SINGAPORE: A 66-year-old man who died after being rescued from a fire in his flat had likely fallen asleep in bed while smoking, a coroner's court said in findings into his death that were made available this week.
Mr Ng Bock Swee, who lived alone in a one-room flat in Ang Mo Kio, died of severe burn injuries with smoke inhalation in February last year, after embers from his lit cigarette ignited a fire in the living room.
In the findings, State Coroner Kamala Ponnampalam advised against smoking in bed, while the Singapore Civil Defence Force (SCDF) recommended that flat occupants should try to mitigate fires that have just started or are small.
If they cannot do so, they should evacuate immediately or seek refuge in a room with a closed door if the former is not possible.
The court heard that Mr Ng lived in a flat at Block 123, Ang Mo Kio Avenue 6. He was last heard singing by a neighbour on the night of Feb 12, 2020.
A fire broke out in his flat the next morning, and multiple members of the public called the SCDF at about 8.10am.
When the firefighters arrived about four minutes later, they forced their way into the flat after finding that the metal gate was padlocked.
It was filled with smoke, with embers at a corner of the living room. Mr Ng was lying near the doorway in badly burnt shorts and was taken unconscious to Tan Tock Seng Hospital.
He suffered extensive third-degree burns to his face and body, with about 90 per cent of his body surface area sustaining burns. Despite treatment, he died at 1.55pm that same day.
An autopsy certified his cause of death as severe burn injuries with smoke inhalation, and no drugs that caused or contributed to his death were found in him, said the findings.
The SCDF's investigation report found that a cigarette pack was near the burnt mattress in the living room, with lighters on a table and inside a cabinet. An ashtray filled with cigarette butts was on a table in the living room, while cigarette packs were placed on a cabinet. There were also opened beer cans on the table next to the ashtray.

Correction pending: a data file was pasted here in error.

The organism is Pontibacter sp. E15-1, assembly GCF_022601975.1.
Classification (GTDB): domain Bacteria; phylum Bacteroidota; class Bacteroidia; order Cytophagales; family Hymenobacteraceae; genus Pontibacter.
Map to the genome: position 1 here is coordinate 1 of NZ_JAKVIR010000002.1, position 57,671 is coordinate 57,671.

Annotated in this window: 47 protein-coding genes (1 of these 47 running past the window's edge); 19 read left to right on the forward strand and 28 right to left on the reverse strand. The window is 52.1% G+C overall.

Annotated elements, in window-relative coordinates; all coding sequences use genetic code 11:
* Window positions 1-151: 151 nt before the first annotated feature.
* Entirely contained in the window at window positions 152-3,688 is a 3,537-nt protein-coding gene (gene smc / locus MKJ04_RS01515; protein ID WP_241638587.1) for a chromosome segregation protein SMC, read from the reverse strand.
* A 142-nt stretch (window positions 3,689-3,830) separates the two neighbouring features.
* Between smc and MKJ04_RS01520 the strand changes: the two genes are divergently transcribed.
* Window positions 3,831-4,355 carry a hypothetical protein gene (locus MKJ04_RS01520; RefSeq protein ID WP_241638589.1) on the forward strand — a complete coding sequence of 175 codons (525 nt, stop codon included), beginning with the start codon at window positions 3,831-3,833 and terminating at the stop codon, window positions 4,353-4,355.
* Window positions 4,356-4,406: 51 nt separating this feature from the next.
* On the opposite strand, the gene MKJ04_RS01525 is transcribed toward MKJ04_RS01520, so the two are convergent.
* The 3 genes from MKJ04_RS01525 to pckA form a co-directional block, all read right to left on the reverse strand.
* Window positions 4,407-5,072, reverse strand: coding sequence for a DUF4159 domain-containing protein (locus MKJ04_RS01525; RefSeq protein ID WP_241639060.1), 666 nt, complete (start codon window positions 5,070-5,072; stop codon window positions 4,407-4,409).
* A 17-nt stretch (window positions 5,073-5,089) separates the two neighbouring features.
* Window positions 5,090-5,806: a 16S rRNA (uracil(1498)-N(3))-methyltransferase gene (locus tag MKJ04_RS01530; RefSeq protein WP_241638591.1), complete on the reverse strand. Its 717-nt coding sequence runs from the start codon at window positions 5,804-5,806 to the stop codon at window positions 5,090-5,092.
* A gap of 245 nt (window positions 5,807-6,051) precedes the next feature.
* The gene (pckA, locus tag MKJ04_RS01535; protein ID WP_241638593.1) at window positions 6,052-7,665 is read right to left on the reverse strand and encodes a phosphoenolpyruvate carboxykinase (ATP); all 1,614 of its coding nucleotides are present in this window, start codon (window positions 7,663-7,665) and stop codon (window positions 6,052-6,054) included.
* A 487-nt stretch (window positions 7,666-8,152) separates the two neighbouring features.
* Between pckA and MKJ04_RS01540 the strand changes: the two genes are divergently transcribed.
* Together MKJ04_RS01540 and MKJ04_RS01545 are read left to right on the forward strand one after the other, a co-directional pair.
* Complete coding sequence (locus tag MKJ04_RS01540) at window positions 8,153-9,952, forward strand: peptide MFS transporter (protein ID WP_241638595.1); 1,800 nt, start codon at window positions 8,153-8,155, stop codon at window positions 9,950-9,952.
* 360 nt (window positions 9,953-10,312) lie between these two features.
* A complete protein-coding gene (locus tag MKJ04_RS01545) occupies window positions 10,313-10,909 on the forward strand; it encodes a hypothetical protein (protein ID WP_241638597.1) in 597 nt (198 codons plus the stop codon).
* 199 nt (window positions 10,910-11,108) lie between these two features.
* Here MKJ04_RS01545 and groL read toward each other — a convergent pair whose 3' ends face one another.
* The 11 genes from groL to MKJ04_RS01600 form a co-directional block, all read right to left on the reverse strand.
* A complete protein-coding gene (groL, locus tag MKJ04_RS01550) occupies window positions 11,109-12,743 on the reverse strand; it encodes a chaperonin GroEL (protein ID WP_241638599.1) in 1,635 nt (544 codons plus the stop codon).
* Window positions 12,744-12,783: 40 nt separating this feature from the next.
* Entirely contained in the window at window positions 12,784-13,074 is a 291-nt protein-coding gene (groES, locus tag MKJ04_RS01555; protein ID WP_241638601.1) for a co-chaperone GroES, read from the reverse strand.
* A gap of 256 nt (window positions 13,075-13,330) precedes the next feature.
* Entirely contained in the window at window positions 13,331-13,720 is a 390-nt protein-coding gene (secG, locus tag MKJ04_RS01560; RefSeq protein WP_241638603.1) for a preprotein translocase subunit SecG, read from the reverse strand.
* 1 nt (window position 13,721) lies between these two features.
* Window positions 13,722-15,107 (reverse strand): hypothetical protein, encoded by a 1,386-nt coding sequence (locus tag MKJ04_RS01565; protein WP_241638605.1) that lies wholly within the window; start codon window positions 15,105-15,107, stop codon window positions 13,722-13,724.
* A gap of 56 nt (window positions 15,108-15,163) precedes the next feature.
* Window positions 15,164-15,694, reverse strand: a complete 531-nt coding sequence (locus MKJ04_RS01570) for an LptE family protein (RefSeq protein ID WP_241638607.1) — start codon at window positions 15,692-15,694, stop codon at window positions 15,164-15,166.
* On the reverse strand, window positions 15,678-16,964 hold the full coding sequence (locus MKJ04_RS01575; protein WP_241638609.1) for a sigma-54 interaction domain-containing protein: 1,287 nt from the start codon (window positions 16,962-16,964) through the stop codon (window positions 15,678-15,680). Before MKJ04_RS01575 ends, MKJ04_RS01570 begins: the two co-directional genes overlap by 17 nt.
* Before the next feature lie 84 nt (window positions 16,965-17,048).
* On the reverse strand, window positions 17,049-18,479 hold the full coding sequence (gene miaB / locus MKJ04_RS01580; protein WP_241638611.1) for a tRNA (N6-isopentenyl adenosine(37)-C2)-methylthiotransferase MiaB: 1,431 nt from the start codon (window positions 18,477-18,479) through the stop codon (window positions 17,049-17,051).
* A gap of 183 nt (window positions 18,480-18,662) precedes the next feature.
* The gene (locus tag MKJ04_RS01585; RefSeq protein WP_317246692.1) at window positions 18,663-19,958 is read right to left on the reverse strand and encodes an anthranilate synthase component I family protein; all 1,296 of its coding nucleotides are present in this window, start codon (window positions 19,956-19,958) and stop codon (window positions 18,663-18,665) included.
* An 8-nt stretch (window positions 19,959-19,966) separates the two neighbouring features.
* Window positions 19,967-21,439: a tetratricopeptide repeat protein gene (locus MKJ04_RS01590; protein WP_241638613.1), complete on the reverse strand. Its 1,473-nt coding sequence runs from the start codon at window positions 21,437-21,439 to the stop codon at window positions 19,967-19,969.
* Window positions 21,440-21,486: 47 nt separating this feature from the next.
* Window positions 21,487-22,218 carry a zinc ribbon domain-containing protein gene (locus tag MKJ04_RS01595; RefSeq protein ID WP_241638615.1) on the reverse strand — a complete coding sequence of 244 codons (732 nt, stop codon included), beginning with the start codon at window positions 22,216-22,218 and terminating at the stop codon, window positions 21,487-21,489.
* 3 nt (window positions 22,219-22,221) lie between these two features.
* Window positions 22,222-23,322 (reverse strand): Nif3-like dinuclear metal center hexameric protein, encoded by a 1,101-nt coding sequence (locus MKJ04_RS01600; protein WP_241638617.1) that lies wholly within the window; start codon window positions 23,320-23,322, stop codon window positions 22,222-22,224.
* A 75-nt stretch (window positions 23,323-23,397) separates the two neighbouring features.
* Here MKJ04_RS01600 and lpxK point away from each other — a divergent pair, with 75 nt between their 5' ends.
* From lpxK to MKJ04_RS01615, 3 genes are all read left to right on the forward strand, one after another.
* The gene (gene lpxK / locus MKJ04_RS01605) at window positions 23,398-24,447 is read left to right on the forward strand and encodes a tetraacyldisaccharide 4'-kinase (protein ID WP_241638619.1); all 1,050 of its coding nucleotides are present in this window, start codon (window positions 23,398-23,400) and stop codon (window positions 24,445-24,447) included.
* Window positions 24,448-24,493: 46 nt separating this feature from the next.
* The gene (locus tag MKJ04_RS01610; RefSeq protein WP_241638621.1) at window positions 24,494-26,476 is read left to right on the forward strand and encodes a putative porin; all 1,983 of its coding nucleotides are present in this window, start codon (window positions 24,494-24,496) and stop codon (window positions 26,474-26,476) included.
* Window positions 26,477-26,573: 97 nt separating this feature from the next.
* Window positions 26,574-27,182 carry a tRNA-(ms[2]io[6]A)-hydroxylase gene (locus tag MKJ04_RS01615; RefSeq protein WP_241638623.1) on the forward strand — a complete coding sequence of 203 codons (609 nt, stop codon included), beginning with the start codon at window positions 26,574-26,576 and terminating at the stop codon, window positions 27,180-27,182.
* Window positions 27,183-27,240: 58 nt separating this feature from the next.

There was no suicide letter or note in the flat, the report found, and Mr Ng's neighbour said the man had lived there for more than 20 years, describing him as a smoker and someone who spent most of his time alone at home.
Mr Ng's younger brother told the court that he last saw Mr Ng during Chinese New Year in 2019, and said that his brother was a heavy smoker.
The SCDF's report stated that the fire damage and burn patterns were consistent with a fire that started at the mattress in the living room. There were no signs of an electrical short circuit, and remnants of a cigarette pack found near the mattress suggested that he had a tendency to smoke at or near the mattress.
A fire due to cigarette embers is likely, said the SCDF in its investigation report. Alcohol was not detected in Mr Ng's blood samples, and it could not be determined if it had impaired his ability to detect the fire and evacuate. The main door handle was found to be faulty.
SCDF concluded in its report that Mr Ng could have smoked at or near the mattress before the incident. When the lit cigarette came into contact with the fabric-covered mattress, it likely initiated smouldering embers that turned to flames.
Mr Ng was likely woken up by the fire, but the smoke-logged environment and the malfunctioning door handle hindered him from fleeing the flat.
The coroner ruled Mr Ng's death as an unfortunate misadventure, saying there was no basis to suspect foul play.
Mr Ng had likely fallen asleep while smoking, resulting in the lit cigarette igniting a mattress fire, said the coroner. She repeated the SCDF's advice that flat occupants should try to put out fires that have just started or that are small.
If they cannot do so, they should evacuate immediately. If they are unable to evacuate, they should seek refuge in a room and close the door to slow the spread of smoke inside.
"In this instance, as it was a one-room flat, one possibility was for Mr Ng to have barricaded himself inside the toilet," said the coroner. "Whether this would have been adequate, would depend on how much smoke had accumulated within the unit."
"As with most home fires, the best course of action is of course to prevent the fire from starting. Do not smoke in bed, as there is a real risk of falling asleep with a lit cigarette," she added.
"Be sure to put out the cigarette completely, as smouldering cigarette butts are often known to ignite soft furnishings and floor coverings in the home."
She conveyed her condolences to Mr Ng's family for their loss.